Demolishing the QVB was an idea for more than a decade. In the late 1950's Sydney City Council wanted the building demolished for a public square with an underground carpark modeled on public squares in San Francisco and Los Angeles.
One proposal called for York Street to be tunneled.
Source: Anon. 1959. "Lord Mayors Idea For A New Square". The Sun Herald, May 10: 12.
They felt that the building was just half the value of the site itself and not earning revenue for the council, who were the landholders. They felt the public square and carpark would earn more revenue.
The question will be asked - What if it became reality?
- The proposed square for the eastern side of George Street would never be in the works.
- Stricter building codes for York, Market and George Streets. Some of the tall buildings we see today might not have been allowed, especially those in more recent years. The impact would go even to King Street and beyond.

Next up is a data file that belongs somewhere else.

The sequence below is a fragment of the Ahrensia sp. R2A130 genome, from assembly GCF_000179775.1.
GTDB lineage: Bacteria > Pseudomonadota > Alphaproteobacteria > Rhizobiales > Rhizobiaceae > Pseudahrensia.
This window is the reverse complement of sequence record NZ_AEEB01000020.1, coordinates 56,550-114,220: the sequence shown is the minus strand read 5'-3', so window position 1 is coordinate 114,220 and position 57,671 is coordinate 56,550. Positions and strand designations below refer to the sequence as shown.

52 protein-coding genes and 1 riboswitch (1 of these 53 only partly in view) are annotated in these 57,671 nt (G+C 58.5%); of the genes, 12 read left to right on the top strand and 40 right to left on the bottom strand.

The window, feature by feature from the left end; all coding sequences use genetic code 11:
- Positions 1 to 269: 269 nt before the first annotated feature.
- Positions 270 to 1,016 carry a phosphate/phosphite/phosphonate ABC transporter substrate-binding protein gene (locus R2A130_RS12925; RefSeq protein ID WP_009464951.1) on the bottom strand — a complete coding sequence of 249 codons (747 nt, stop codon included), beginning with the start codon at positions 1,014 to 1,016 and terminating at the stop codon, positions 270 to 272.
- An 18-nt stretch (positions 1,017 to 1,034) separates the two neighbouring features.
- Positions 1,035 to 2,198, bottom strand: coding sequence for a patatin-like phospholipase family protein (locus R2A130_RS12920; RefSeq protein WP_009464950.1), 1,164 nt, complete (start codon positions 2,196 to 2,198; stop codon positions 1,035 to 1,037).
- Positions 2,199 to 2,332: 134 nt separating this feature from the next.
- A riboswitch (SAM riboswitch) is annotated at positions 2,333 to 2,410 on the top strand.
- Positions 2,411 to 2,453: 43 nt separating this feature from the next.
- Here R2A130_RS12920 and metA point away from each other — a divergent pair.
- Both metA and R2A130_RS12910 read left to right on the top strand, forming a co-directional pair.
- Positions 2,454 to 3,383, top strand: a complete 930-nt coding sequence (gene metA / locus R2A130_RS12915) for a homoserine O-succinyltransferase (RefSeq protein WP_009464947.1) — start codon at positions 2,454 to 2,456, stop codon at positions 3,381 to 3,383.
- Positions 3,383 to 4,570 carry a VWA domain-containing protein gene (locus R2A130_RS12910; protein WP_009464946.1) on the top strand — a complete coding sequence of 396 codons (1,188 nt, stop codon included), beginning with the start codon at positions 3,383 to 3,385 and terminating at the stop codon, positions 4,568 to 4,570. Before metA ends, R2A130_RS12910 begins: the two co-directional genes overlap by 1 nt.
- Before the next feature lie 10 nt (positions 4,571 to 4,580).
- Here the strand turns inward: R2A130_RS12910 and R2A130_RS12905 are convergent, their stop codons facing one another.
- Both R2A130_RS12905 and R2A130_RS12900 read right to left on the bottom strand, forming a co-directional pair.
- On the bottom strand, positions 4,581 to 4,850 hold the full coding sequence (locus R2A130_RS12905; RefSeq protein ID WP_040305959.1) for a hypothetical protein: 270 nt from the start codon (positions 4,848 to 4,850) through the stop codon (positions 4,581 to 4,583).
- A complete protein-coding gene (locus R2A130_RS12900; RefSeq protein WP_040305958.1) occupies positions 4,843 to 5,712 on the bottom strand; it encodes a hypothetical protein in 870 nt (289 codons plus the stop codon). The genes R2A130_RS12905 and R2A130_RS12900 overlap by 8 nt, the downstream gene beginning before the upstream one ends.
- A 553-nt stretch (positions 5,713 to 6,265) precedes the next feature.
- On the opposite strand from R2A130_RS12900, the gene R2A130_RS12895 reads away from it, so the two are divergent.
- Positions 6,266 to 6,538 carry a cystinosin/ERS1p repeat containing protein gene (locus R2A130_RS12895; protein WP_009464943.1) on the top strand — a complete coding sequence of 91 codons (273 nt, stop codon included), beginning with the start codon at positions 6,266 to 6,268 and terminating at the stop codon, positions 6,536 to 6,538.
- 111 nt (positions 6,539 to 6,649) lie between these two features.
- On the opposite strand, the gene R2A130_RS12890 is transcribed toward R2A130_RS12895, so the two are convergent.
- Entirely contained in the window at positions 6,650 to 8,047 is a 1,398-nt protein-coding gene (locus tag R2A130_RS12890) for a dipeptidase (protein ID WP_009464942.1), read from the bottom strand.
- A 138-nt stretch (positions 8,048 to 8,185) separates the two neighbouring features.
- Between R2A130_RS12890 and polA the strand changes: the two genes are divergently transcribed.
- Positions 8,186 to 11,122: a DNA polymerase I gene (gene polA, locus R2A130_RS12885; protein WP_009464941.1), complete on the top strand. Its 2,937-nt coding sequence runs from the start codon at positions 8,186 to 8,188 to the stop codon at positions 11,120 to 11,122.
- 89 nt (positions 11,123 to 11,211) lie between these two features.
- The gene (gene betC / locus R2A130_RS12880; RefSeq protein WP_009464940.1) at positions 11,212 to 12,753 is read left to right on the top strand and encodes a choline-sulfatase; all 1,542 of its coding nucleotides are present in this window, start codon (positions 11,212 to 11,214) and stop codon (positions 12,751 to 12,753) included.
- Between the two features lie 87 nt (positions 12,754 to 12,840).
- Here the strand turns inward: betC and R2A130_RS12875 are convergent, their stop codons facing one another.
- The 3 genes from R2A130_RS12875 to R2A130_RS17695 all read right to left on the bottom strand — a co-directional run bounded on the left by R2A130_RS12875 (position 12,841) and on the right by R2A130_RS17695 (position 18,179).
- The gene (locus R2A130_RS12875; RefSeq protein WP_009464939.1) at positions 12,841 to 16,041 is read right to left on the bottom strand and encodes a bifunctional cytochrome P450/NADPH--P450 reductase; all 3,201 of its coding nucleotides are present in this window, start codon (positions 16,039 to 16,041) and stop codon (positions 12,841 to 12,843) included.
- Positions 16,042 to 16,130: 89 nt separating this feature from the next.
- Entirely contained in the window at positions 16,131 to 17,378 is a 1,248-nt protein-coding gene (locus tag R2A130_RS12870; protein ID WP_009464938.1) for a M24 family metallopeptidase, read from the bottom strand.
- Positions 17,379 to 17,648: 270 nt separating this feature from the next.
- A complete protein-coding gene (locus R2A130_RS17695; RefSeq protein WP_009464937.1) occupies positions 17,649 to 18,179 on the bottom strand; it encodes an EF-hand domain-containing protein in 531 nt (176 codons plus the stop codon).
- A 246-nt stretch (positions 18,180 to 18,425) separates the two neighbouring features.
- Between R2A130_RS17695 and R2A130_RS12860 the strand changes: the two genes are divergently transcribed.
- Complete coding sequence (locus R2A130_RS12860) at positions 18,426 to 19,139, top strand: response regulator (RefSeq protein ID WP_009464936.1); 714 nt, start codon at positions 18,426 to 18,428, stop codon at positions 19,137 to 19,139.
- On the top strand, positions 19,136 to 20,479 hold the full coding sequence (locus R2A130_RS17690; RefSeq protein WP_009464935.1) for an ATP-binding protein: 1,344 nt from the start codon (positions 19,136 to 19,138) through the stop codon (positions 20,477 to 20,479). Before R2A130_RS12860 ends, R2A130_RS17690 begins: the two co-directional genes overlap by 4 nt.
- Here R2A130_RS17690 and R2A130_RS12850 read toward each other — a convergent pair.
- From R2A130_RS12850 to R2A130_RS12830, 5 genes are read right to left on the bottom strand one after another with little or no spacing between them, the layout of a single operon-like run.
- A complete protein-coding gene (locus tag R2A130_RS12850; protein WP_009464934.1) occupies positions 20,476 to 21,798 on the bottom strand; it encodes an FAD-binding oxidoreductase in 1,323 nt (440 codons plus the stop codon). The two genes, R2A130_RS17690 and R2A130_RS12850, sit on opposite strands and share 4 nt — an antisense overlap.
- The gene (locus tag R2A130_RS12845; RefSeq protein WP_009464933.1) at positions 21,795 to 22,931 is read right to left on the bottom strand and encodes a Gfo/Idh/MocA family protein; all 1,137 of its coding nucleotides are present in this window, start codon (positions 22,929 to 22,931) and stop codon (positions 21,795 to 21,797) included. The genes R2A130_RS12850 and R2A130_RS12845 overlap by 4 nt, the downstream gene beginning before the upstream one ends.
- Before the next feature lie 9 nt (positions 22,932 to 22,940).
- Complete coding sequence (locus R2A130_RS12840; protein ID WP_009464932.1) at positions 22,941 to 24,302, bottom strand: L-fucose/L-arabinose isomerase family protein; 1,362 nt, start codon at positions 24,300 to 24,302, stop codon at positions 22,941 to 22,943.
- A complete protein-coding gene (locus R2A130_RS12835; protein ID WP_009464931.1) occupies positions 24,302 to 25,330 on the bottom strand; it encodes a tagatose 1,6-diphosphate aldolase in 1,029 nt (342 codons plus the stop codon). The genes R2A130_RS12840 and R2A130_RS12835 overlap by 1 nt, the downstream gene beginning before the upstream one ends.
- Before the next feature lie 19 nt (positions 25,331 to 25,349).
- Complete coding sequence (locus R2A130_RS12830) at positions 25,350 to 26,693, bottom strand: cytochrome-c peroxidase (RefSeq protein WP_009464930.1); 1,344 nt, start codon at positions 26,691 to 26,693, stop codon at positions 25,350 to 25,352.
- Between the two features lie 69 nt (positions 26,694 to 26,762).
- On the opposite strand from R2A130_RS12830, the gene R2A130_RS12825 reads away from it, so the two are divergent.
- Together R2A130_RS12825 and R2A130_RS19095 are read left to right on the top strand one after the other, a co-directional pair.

- The focal point for events around Town Hall would have shifted to its north instead of the east. The public rallies and civil gatherings along George Street would not happen in the way we see today.
We should be grateful that one of finest buildings in Sydney from the Victorian era is still with us today. The decision to convert the building into a shopping centre has paid off massive dividends for Sydney. It is a much-loved destination for shopping in central Sydney and the most famous retail complex of all. It is a meeting place for people too. One can dine at a cafe and restaurant and watch the world go by.